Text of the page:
• For all citizens of the United States, that our participation in the upcoming election may lead to a world of greater respect for life and commitment to justice and peace, we pray to the Lord. . . .
  • For those who are suffering from poverty and injustice, that our decisions this election year may lead to policies and programs that help them live in dignity, we pray to the Lord. . . .
  • For parishioners who have been elected to public office, that they might use their offices to protect the unborn and promote the dignity of the poor and vulnerable, we pray to the Lord. . . .
  • For the earth, that our nation's leaders will be inspired by God's Spirit to protect all of His creation, we pray to the Lord. . . .
  • For workers around the world, especially children who work long hours for little pay, that we might all seek ways to promote fairness, justice, and dignity in their lives, we pray to the Lord. . . .
  • For leaders around world, that they might find ways to bring an end to war and violence, and promote peace and development for all nations, we pray to the Lord. . . .

Music Suggestions

These songs are available in Worship Third Edition, RitualSong, Gather, Peoples' Mass Book, We Celebrate, JourneySongs, the OCP Music Issue, Glory and Praise, and Lead Me Guide Me: The African American Catholic Hymnal.*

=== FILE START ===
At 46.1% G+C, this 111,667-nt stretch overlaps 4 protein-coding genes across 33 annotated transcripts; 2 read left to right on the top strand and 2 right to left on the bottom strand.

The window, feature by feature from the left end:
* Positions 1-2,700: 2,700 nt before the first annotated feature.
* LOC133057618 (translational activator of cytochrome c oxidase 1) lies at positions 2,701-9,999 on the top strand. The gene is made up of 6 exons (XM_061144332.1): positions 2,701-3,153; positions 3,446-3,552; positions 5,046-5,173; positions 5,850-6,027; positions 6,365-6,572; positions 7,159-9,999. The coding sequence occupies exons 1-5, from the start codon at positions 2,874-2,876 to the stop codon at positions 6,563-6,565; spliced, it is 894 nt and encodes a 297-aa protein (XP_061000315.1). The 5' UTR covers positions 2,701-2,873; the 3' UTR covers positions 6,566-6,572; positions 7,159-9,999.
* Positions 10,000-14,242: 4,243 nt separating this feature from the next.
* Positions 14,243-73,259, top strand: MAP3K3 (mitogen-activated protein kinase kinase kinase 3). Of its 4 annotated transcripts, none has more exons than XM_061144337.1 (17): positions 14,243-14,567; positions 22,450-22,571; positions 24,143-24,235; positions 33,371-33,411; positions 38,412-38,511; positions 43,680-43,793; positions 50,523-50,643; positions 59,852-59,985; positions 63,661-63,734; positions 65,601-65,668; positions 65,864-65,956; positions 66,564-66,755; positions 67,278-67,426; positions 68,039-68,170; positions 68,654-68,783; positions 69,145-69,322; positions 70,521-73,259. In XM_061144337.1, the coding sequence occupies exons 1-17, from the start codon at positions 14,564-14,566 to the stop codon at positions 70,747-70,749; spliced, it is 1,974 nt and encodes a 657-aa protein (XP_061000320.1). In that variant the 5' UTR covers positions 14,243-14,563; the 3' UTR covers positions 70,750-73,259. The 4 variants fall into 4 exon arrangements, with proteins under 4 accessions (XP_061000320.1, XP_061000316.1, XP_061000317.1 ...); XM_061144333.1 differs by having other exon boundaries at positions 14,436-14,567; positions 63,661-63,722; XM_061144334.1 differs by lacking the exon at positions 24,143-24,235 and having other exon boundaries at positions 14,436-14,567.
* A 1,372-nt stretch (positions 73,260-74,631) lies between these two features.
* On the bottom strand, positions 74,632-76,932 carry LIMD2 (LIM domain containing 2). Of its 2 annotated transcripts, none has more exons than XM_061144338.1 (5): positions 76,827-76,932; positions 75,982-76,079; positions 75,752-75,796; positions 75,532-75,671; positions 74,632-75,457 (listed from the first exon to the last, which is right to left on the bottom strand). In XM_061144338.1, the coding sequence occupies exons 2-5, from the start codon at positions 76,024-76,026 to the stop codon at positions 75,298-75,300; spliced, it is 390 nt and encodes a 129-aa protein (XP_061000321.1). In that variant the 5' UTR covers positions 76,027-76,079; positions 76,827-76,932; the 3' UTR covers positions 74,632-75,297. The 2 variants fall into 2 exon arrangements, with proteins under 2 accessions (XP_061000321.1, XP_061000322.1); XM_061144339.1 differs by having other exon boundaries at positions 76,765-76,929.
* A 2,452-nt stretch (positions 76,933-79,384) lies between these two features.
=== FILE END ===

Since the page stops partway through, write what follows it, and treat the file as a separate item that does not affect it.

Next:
"Go Make a Difference" (Steve Angrisano)

"City of God" (Dan Schutte)

"Free at Last" (African American Spiritual)

"Oh, Freedom" (African American Spiritual)

"God of Our Fathers" (Daniel C. Roberts)

"The Harvest of Justice" (David Haas)

"He Has Anointed Me" (Mike Balhoff)

"Here I Am, Lord" (Dan Schutte)

"Jesus Still Lives" (Suzanne Toolan)

"Lift Ev'ry Voice and Sing" (James W. Johnson)

"Send Me, Jesus" (Thuma Mina) (South African)

"We Are Called" (David Haas)

"Who Will Speak" (Marty Haugen)

The following hymnals are available from GIA Publications Inc., 7404 S. Mason Avenue, Chicago, IL 60638, www.giamusic.com, 800-442-1358.

Worship

Ritual Song

Gather

Lead Me, Guide Me

The following hymnals are available from OCP Publications, P.O. Box 18030, Portland, OR 97218-0030, www.ocp.org, 800-548-8749.

Journey Song

OCP Music

Glory and Praise

The following hymnals are available from World Library Publications, 3825 N. Willow Road, Schiller Park, IL 60176, www.jspaluch.com, 800-566-6150.

Peoples' Mass Book

We Celebrate

Announcements

The following announcements can be made at the end of Mass or placed in the bulletin. (See also the Faithful Citizenship bulletin quotes at www.usccb.org.) They may be used periodically throughout the year to help parishioners prepare for the election season.

Sunday, October 23, 2016

The bishops of the United States have issued a statement on the importance of bringing the values of our faith to the decisions made in our public life. In their statement, Forming Consciences for Faithful Citizenship, the bishops call for "a different kind of political engagement: one shaped by the moral convictions of well-formed consciences and focused on the dignity of every human being, the pursuit of the common good, and the protection of the weak and the vulnerable" (no. 14).  As you prepare for the upcoming election, please consider how the values of your faith can help you make your decisions. For information on Faithful Citizenship, visit www.faithfulcitizenship.org.